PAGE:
So is it any wonder that I should write a novel about how homosexuals have been ill-treated and ignored by straight historians since the beginning of time? And naming names of some famous people I believe to have been gay. The nerve of me! The nerve of Andrew Holleran to make us sympathetic, sad and real.
When I read a review I can tell if the critic has really read my book. The two NYT reviewers border on the unprofessional. I would bet that neither of them read the 775 pages of my book, as they continued to trash it and its "loudmouthed activist" author. They spend most of their reviews discussing a me they think they know from my alter-ego activist persona and not my book, which they hardly mention, or its goals, or the quality of its writing, which I've worked so very hard to do well. The few sentences they finally spend discussing content are invariably filled with inaccuracies. That's the giveaway for their cherry-picking. (Their daily critics tend to review mostly short books, have you noticed?)
Dr. Oliver Sacks, the great gay doctor, said this of Thom Gunn, the great gay poet: "Thom rarely reviewed what he did not like, and in general his reviews were written in the mode of appreciation."
Can you remember the last time you read any review expressing appreciation?
What Times critic is appreciating Andrew Holleran? It would be New York Magazine, which asked 61 critics to reveal their favorite underrated book of the past ten years, and Daphne Merkin chose Grief. "This slim but singularly affecting novel put in an appearance to conditional praise last June and, to my knowledge, sank thereafter without a trace. A meditation on personal loss and the loss of erotic/romantic possibilities for aging homosexual men (and by implication aging everyones) it's bone-spare but plangent with meaning -- the kind of novel that would be immediately hailed if it were written by a laconic European writer."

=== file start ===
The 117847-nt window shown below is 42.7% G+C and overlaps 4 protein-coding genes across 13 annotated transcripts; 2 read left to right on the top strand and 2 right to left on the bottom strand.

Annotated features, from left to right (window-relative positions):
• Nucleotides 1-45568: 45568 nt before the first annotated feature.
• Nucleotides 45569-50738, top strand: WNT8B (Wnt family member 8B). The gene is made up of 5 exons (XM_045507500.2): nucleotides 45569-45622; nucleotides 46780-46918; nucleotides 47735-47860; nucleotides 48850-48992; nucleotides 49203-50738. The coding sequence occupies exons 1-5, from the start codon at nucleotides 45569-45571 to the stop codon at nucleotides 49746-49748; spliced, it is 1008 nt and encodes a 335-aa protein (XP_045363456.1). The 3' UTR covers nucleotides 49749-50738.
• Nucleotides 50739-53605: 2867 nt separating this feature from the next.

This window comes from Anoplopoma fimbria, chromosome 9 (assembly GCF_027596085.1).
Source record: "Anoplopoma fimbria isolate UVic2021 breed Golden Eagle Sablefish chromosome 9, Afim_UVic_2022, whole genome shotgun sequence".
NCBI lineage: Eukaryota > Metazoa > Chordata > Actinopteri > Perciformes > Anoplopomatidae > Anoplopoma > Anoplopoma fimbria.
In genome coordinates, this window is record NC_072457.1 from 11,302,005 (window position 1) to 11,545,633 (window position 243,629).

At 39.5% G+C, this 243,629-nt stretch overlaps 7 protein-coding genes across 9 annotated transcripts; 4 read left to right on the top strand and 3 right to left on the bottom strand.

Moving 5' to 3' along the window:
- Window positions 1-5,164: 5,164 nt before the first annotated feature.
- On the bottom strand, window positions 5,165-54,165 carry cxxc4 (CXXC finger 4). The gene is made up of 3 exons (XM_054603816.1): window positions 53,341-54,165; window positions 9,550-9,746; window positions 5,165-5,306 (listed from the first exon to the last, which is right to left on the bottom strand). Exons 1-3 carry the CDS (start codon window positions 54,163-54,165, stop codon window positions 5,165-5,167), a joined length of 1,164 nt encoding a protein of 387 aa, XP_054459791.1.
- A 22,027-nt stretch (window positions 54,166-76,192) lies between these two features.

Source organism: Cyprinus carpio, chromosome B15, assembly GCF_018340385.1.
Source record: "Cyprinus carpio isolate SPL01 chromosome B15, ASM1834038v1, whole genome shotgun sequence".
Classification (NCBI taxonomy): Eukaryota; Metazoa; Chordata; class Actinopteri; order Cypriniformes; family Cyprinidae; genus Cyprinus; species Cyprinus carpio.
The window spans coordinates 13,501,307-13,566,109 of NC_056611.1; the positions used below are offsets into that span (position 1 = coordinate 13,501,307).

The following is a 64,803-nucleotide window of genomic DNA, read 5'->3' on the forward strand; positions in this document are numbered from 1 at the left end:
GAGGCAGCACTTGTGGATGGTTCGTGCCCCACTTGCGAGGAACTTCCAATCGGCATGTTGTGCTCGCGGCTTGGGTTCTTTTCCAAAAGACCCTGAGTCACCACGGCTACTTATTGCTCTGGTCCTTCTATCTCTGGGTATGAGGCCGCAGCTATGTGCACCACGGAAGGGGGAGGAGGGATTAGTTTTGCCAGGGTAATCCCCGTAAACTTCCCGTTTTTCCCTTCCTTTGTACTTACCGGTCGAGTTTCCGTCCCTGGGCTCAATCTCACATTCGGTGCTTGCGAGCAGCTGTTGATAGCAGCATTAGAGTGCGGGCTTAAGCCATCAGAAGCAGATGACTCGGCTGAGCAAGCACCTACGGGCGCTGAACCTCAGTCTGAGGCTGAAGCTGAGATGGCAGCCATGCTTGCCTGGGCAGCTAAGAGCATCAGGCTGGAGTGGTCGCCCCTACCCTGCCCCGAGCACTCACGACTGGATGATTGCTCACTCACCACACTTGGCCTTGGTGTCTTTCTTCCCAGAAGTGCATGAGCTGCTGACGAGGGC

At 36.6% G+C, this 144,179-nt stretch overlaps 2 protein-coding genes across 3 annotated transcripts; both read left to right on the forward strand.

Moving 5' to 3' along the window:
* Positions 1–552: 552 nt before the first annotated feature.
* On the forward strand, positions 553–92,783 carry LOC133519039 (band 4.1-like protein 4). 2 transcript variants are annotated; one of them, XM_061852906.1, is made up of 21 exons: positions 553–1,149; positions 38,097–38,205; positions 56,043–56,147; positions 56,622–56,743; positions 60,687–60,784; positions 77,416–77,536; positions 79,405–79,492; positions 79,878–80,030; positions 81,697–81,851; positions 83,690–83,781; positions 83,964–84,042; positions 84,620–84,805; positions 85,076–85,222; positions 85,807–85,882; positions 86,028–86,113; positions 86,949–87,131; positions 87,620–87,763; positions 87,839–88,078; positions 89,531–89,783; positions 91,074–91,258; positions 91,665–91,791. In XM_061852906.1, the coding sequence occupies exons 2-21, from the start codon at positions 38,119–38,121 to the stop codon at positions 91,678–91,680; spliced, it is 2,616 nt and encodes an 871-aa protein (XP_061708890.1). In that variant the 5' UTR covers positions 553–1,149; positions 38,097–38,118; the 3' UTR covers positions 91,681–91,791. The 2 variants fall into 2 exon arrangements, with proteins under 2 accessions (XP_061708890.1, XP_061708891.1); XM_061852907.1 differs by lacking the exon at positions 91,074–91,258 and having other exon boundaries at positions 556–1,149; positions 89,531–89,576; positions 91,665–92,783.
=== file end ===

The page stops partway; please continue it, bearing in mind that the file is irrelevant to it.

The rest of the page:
Charles McGrath, who was editor of the NYTBR from 1995--2004, recently wrote about critics:"How many of these voices are worth paying attention to... If for a start we require that critics know what they're talking about -- that their judgments are actually informed -- the field thins considerably, and if we also insist on taste and discernment, then the number of valuable and useful critics dwindles pretty drastically. A valuable critic is someone whose judgment you can rely on and can learn from." It's interesting to note that McGrath left the Book Review to write what he wanted to write. His son Ben is at the New Yorker where they used to treat gay writers terribly but have been making up for it.